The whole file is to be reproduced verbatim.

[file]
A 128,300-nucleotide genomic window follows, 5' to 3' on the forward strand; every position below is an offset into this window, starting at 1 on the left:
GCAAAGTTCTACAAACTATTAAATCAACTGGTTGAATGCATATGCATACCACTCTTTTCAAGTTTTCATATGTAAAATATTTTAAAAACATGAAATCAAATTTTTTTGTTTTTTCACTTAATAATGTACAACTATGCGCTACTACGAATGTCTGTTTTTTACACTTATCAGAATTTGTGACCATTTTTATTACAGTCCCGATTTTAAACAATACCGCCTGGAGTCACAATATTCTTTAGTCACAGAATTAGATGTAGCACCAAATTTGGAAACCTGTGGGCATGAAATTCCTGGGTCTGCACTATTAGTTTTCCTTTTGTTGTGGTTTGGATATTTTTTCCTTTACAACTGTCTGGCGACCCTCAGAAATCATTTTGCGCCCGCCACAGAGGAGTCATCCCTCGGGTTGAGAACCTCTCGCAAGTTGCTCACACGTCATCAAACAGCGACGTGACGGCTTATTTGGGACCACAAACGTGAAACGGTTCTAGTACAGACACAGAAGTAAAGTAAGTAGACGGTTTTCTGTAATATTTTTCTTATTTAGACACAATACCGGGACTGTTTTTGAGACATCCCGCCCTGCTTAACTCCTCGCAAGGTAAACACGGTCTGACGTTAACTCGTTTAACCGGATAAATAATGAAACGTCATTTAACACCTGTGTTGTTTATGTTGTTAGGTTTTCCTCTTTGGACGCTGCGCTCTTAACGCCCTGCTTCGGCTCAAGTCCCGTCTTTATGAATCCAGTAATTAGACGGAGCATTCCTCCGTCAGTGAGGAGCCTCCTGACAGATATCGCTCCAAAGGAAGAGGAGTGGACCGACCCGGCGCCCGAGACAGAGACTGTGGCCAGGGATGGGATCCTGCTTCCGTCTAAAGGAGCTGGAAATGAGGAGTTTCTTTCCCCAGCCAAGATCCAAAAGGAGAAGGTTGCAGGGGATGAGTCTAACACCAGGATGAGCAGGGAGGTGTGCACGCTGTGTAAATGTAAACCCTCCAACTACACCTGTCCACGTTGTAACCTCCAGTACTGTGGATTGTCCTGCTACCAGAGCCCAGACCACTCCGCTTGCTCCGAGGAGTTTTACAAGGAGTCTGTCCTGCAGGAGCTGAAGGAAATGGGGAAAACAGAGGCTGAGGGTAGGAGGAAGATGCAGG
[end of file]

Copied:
A 128,300-nucleotide genomic window follows, 5' to 3' on the forward strand; every position below is an offset into this window, starting at 1 on the left:
GCAAAGTTCTACAAACTATTAAATCAACTGGTTGAATGCATATGCATACCACTCTTTTCAAGTTTTCATATGTAAAATATTTTAAAAACATGAAATCAAATTTTTTTGTTTTTTCACTTAATAATGTACAACTATGCGCTACTACGAATGTCTGTTTTTTACACTTATCAGAATTTGTGACCATTTTTATTACAGTCCCGATTTTAAACAATACCGCCTGGAGTCACAATATTCTTTAGTCACAGAATTAGATGTAGCACCAAATTTGGAAACCTGTGGGCATGAAATTCCTGGGTCTGCACTATTAGTTTTCCTTTTGTTGTGGTTTGGATATTTTTTCCTTTACAACTGTCTGGCGACCCTCAGAAATCATTTTGCGCCCGCCACAGAGGAGTCATCCCTCGGGTTGAGAACCTCTCGCAAGTTGCTCACACGTCATCAAACAGCGACGTGACGGCTTATTTGGGACCACAAACGTGAAACGGTTCTAGTACAGACACAGAAGTAAAGTAAGTAGACGGTTTTCTGTAATATTTTTCTTATTTAGACACAATACCGGGACTGTTTTTGAGACATCCCGCCCTGCTTAACTCCTCGCAAGGTAAACACGGTCTGACGTTAACTCGTTTAACCGGATAAATAATGAAACGTCATTTAACACCTGTGTTGTTTATGTTGTTAGGTTTTCCTCTTTGGACGCTGCGCTCTTAACGCCCTGCTTCGGCTCAAGTCCCGTCTTTATGAATCCAGTAATTAGACGGAGCATTCCTCCGTCAGTGAGGAGCCTCCTGACAGATATCGCTCCAAAGGAAGAGGAGTGGACCGACCCGGCGCCCGAGACAGAGACTGTGGCCAGGGATGGGATCCTGCTTCCGTCTAAAGGAGCTGGAAATGAGGAGTTTCTTTCCCCAGCCAAGATCCAAAAGGAGAAGGTTGCAGGGGATGAGTCTAACACCAGGATGAGCAGGGAGGTGTGCACGCTGTGTAAATGTAAACCCTCCAACTACACCTGTCCACGTTGTAACCTCCAGTACTGTGGATTGTCCTGCTACCAGAGCCCAGACCACTCCGCTTGCTCCGAGGAGTTTTACAAGGAGTCTGTCCTGCAGGAGCTGAAGGAAATGGGGAAAACAGAGGCTGAGGGTAGGAGGAAGATGCAGG